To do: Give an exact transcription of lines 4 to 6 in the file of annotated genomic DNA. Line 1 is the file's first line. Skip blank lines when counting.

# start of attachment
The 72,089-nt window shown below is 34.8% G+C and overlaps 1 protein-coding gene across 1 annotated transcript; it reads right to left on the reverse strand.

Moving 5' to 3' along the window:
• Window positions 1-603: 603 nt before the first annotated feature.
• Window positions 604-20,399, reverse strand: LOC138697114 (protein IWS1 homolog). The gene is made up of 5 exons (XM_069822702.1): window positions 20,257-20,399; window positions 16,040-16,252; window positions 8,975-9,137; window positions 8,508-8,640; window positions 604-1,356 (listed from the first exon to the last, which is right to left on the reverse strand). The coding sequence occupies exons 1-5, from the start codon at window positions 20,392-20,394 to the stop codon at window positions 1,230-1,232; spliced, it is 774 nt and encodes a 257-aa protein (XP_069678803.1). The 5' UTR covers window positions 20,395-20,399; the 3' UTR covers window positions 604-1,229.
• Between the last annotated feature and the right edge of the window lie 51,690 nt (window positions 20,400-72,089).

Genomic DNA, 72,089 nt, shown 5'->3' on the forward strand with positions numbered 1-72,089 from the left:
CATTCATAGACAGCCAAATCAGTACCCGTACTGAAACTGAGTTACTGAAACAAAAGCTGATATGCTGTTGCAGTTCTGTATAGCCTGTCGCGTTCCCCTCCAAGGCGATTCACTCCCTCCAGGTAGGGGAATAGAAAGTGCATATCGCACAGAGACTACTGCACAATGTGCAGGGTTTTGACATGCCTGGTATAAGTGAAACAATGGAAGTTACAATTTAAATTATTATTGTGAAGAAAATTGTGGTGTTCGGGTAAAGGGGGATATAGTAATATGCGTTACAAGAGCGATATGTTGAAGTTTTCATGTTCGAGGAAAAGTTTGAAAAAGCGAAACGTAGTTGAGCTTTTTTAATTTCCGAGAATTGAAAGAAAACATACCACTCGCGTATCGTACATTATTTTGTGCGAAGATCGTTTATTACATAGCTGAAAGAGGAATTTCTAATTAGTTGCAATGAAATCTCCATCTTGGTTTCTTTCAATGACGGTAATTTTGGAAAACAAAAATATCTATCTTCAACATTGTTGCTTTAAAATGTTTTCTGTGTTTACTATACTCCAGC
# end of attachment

• Window positions 604-20,399, reverse strand: LOC138697114 (protein IWS1 homolog). The gene is made up of 5 exons (XM_069822702.1): window positions 20,257-20,399; window positions 16,040-16,252; window positions 8,975-9,137; window positions 8,508-8,640; window positions 604-1,356 (listed from the first exon to the last, which is right to left on the reverse strand). The coding sequence occupies exons 1-5, from the start codon at window positions 20,392-20,394 to the stop codon at window positions 1,230-1,232; spliced, it is 774 nt and encodes a 257-aa protein (XP_069678803.1). The 5' UTR covers window positions 20,395-20,399; the 3' UTR covers window positions 604-1,229.
• Between the last annotated feature and the right edge of the window lie 51,690 nt (window positions 20,400-72,089).

Genomic DNA, 72,089 nt, shown 5'->3' on the forward strand with positions numbered 1-72,089 from the left: